As Being Mary Jane comes to an end, BET is willing to offer fans a taste of what's to come in the series finale.

The network has enlisted the help of Ayesha Curry, celebrity cook and cookbook author, to create an edible billboard that also doubles as a wedding cake. The sweet treat will commemorate Mary Jane's (played by Gabrielle Union) nuptials in the two-hour series finale.

On April 20 from 1:00 P.M. to 7:00 P.M. at Brooklyn's Atlantic Terminal in New York, fans will be presented with the edible billboard. At the intersection of Ashland Place and Hanson Place, the closer Being Mary Jane enthusiasts get to the billboard the quicker they'll notice that the four-tiered wedding cake is created from individual boxes, each containing a slice of Curry's prized wedding cake.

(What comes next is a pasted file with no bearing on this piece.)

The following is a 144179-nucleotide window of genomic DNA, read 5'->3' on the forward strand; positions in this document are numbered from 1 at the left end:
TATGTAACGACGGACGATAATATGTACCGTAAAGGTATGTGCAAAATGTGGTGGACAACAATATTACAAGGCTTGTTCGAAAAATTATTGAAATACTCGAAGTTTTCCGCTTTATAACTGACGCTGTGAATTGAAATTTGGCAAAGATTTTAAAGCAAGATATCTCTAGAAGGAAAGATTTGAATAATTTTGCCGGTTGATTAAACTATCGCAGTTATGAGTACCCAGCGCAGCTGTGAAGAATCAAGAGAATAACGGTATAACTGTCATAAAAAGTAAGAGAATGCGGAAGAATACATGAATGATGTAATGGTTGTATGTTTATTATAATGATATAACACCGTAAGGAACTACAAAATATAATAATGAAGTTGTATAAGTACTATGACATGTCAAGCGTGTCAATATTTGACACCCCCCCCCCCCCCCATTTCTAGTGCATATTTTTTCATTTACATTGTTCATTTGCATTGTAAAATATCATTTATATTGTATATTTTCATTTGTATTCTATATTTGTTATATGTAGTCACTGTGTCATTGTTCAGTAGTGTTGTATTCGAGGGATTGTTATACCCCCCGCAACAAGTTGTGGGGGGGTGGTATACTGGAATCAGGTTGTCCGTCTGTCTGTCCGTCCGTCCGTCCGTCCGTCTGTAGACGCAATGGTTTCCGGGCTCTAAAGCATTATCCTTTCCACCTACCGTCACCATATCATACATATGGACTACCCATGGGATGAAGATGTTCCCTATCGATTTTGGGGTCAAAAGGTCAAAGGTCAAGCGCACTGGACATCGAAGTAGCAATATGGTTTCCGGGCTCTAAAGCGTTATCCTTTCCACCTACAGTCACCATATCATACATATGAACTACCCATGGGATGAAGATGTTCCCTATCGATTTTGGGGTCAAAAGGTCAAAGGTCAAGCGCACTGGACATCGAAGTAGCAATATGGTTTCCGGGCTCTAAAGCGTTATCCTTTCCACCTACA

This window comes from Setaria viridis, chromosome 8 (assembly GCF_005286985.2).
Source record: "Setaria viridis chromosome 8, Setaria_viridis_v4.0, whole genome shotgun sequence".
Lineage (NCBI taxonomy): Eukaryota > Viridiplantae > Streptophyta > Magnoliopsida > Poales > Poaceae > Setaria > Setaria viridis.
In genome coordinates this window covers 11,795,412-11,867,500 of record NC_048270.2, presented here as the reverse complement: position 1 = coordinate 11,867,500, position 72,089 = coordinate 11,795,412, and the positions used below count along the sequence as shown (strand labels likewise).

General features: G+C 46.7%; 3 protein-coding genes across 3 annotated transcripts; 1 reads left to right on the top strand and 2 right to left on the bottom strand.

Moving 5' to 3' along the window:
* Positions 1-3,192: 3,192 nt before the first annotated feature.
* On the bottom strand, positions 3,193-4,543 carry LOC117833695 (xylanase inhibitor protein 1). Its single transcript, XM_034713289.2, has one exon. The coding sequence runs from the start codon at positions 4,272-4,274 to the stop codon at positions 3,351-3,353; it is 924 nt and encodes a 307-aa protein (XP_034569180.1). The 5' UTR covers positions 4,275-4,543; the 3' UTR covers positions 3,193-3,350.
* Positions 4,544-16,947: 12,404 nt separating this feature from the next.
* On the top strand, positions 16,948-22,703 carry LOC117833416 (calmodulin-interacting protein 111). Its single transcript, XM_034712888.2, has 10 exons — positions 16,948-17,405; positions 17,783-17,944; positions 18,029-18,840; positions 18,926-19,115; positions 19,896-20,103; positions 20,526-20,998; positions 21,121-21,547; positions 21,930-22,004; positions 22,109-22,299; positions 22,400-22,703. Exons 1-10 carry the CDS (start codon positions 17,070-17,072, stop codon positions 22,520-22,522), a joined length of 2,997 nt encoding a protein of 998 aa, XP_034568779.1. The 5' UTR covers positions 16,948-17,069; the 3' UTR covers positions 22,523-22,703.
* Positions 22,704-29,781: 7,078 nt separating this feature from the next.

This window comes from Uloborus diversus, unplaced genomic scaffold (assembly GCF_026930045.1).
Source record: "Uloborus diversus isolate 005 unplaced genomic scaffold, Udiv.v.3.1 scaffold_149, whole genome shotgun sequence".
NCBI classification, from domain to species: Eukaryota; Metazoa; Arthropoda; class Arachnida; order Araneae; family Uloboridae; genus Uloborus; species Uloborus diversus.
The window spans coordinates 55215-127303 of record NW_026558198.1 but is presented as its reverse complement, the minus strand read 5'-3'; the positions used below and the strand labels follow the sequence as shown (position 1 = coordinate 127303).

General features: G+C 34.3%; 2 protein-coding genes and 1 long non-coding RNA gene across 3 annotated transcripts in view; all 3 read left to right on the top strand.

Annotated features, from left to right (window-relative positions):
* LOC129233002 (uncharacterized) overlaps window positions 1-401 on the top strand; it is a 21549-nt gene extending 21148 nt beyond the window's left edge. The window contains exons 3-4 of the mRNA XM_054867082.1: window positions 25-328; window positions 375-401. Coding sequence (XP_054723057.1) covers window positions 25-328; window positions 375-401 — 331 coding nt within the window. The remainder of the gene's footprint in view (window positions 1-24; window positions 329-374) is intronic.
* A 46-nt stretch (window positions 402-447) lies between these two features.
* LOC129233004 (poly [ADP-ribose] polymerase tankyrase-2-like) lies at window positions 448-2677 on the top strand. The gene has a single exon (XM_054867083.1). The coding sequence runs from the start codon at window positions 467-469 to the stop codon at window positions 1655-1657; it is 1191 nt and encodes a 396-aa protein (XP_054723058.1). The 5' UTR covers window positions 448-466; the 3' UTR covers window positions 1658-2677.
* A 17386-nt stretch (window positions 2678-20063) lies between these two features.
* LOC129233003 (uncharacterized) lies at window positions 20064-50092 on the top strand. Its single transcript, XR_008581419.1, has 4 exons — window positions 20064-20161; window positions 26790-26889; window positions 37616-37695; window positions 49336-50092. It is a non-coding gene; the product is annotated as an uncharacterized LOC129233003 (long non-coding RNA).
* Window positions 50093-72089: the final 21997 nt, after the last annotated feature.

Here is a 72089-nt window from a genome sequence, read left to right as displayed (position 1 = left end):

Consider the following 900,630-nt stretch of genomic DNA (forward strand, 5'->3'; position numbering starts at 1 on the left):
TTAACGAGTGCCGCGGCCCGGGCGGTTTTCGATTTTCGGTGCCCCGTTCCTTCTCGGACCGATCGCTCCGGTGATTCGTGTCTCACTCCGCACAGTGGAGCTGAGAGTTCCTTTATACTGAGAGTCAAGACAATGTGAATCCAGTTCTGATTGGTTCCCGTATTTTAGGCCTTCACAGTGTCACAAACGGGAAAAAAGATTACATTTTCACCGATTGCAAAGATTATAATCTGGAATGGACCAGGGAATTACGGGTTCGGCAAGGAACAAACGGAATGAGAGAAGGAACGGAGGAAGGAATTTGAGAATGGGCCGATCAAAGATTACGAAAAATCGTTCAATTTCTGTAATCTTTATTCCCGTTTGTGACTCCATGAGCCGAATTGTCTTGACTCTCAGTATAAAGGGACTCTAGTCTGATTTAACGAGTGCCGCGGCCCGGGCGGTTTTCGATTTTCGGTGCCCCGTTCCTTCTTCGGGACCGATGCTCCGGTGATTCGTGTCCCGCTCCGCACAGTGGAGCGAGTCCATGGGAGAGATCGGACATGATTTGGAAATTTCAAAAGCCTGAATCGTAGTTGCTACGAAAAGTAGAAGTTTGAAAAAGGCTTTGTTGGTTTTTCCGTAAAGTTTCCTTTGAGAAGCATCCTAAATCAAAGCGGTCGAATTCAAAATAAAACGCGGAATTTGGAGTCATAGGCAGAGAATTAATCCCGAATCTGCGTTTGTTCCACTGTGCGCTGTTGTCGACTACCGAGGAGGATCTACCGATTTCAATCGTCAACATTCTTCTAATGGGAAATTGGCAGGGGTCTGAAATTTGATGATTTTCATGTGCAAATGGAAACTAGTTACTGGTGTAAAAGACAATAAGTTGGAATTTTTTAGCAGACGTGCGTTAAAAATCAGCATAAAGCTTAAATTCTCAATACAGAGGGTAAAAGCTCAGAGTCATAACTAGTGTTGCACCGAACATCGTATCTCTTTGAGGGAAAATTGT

All fans have to do is pull a box from the billboard, snap a picture for the 'Gram, take a bite and enjoy. Although lovers of the show won't be able to celebrate with Mary Jane herself, biting into a slice of her wedding cake, for free, is the next best thing.

Don't forget to tune into the series finale of Being Mary Jane on Tues. (April 23) at 8/7 c.

Also, check out what's to come on the series of Being Mary Jane below.

Save the date! 👰🏾It'll be worth the wait. Join us for the series finale of #BeingMaryJane TUES APR 23 8/7c only on @BET! pic.twitter.com/jEwkbC71OW

— #BeingMaryJane (@beingmaryjane) March 29, 2019

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The North Face